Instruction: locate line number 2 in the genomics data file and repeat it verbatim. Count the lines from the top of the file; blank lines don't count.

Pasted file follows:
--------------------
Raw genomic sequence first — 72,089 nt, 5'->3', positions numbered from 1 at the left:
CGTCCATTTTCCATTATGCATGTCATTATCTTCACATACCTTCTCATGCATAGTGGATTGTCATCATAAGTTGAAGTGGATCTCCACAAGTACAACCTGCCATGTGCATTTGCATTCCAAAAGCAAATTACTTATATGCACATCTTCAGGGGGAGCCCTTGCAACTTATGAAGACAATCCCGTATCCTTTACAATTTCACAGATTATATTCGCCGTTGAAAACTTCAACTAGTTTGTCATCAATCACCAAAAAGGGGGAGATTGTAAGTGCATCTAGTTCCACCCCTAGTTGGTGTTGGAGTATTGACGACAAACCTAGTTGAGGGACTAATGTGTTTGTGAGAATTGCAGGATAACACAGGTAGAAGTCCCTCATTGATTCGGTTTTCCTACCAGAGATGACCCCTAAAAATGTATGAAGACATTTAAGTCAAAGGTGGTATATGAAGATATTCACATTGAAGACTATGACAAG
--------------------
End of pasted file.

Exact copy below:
CGTCCATTTTCCATTATGCATGTCATTATCTTCACATACCTTCTCATGCATAGTGGATTGTCATCATAAGTTGAAGTGGATCTCCACAAGTACAACCTGCCATGTGCATTTGCATTCCAAAAGCAAATTACTTATATGCACATCTTCAGGGGGAGCCCTTGCAACTTATGAAGACAATCCCGTATCCTTTACAATTTCACAGATTATATTCGCCGTTGAAAACTTCAACTAGTTTGTCATCAATCACCAAAAAGGGGGAGATTGTAAGTGCATCTAGTTCCACCCCTAGTTGGTGTTGGAGTATTGACGACAAACCTAGTTGAGGGACTAATGTGTTTGTGAGAATTGCAGGATAACACAGGTAGAAGTCCCTCATTGATTCGGTTTTCCTACCAGAGATGACCCCTAAAAATGTATGAAGACATTTAAGTCAAAGGTGGTATATGAAGATATTCACATTGAAGACTATGACAAG